A couple of weeks ago, Sami arrived at our school dance. Sami is a dynamic 12th grader who is passionate about basketball and Star Wars. He is a charmer and a social butterfly. He looked excited at the entrance to the dance, surrounded by his friends, ready to pay his $5 entrance fee.
The only problem was, he had skipped school that day. In fact, he had skipped many days of school this year: over 30 days.
One of the biggest predictors of student success is attendance. My school is comprised of 380 students, most of whom are newcomer English Langauge Learners. Missing even one day of school can throw learning off-course.
90% is usually considered a good number for scores or grades. However, 90% attendance means that a student is missing 18 days of school in a year and is considered chronically absent. I’ve said to staff, “If an employee had 90% attendance, meaning they were absent 18 days in a year excluding holidays or vacations, they would be disciplined and in some cases, even fired.”
A lot of my attention goes towards students with attendance issues.
Like Sami. Sami spent the first two months of school barely attending. He told us he’d rather work full time at Burger King.
After many conversations, home visits, and meetings, we convinced Sami to re-engage in school. To his credit, Sami decided he wanted to enter trade school the following year, and realized he’d need his high school diploma. Sami started to have spurts of attending school regularly and was even passionate about certain classes.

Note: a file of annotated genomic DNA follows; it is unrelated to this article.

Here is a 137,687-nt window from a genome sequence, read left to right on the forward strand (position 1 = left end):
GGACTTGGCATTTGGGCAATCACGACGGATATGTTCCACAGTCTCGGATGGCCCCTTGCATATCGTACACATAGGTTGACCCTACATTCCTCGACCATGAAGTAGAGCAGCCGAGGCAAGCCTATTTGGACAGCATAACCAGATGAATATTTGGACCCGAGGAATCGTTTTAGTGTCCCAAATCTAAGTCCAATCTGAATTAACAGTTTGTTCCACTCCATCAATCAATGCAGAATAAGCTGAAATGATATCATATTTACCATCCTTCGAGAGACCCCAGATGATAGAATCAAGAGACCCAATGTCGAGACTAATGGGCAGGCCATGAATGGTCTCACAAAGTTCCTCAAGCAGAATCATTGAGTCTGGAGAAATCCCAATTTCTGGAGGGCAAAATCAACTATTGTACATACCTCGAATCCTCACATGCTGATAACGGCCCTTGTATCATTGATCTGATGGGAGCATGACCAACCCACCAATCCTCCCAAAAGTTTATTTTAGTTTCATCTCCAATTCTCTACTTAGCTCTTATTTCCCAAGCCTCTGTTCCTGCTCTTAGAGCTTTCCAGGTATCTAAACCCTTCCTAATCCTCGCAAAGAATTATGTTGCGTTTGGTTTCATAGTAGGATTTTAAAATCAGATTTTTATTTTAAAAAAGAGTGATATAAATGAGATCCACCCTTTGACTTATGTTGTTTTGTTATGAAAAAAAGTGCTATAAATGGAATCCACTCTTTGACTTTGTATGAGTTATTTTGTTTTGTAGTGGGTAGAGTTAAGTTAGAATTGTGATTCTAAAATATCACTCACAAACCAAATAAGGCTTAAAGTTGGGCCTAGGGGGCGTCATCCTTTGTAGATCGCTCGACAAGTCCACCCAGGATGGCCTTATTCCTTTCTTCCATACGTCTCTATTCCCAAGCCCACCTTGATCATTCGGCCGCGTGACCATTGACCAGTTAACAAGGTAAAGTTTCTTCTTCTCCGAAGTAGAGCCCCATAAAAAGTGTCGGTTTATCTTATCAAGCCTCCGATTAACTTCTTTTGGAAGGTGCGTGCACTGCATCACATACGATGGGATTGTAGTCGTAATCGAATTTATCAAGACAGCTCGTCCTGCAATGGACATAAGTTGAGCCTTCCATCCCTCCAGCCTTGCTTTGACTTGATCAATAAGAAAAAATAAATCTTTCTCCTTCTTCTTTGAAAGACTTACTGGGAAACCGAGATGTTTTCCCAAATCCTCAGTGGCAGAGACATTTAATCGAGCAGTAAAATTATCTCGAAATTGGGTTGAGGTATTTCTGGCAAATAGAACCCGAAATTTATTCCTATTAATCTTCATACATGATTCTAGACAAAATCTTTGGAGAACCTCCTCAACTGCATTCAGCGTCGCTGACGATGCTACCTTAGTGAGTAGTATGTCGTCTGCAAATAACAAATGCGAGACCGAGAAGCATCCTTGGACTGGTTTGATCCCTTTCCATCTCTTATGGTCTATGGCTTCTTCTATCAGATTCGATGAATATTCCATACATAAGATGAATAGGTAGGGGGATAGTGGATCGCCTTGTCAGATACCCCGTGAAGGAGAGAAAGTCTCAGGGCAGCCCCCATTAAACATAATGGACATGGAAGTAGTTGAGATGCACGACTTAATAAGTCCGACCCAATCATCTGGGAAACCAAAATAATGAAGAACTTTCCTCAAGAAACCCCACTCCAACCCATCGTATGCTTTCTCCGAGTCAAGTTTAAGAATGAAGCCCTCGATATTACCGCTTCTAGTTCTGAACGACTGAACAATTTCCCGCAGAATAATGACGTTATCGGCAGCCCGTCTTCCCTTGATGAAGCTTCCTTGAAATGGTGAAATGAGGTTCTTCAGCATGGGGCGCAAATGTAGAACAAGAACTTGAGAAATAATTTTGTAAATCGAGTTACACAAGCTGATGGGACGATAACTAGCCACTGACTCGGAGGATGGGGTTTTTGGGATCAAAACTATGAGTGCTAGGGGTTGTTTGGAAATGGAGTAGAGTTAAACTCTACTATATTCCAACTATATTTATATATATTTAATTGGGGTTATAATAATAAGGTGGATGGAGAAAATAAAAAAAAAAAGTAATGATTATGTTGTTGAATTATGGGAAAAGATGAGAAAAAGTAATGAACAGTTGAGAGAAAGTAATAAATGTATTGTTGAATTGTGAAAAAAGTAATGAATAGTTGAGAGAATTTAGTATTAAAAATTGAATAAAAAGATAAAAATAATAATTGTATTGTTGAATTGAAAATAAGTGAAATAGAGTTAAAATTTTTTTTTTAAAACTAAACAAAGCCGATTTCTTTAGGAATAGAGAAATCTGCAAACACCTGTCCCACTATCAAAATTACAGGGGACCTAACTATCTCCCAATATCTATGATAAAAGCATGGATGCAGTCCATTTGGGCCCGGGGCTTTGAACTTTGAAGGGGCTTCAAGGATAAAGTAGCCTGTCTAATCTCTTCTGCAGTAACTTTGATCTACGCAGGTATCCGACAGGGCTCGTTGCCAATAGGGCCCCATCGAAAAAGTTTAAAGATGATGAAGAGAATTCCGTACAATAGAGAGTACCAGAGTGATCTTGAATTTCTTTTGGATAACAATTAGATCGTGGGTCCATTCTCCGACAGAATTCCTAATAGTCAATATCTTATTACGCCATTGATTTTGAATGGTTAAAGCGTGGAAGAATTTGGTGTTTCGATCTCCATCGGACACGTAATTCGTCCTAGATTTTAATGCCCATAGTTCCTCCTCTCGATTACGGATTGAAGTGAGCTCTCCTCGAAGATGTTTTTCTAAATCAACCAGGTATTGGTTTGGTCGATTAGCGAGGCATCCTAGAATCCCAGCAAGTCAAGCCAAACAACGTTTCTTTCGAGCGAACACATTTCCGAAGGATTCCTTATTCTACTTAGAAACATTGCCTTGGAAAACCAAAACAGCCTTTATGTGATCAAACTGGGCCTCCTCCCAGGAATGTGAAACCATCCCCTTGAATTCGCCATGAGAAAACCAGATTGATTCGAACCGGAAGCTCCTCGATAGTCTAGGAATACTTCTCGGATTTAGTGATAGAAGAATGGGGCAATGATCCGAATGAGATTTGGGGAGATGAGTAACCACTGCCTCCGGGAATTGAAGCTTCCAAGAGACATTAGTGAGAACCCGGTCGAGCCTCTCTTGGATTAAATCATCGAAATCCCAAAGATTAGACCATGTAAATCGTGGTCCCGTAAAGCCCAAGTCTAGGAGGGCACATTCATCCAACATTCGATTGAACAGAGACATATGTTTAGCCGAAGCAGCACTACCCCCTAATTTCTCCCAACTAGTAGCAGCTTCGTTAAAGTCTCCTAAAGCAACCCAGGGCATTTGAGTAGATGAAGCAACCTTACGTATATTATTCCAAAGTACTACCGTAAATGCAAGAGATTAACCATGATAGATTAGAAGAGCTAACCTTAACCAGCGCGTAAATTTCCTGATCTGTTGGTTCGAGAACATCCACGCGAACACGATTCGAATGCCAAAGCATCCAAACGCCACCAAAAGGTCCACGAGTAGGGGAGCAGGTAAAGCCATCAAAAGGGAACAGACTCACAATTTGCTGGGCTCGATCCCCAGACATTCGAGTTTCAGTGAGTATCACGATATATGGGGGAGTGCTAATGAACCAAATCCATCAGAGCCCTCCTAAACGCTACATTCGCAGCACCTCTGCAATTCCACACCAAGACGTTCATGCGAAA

Then, he’d cut school for a day. Sami’s attendance continued to be off and on.
And here we were, at the entrance to the school dance, knowing Sami had cut school that day.
“No school, no dance,” I figured. It wouldn’t be the first time I had sent a student home from a school event after they cut class that day.
However, I realized, Sami was here. And we had something he wanted: a dance.
Matt, his English teacher, was here too, chaperoning the dance.
“Matt, how much can you teach Sami right now?” I asked.
“A lot,” said Matt.
This idea seemed to irritate Sami. “What? You’re going to make me have a class? I can’t go to the dance? I’ll just go home, miss.”
“No, let’s review what you’ve missed,” said Matt.
Matt calmly led Sami to a classroom where he taught him how to write an essay through the lens of Star Wars. Despite his commitment to pouting, Sami got engaged with the lesson and even video-recorded parts of it. After Sami had grasped the idea, we allowed him to go to the last 30 minutes of the dance.
Too soft on Sami? I’m not sure. Should we just have sent him home?
I have a feeling Sami’s one-on-one lesson with Matt is something he won’t forget. I know enjoyed seeing Sami have fun in those last 30 minutes of the dance, inviting staff and teachers onto the floor, glow sticks strung around his neck.
We didn’t solve Sami’s attendance issues for good. But I do know that the next day he was in school, on time and looking bright.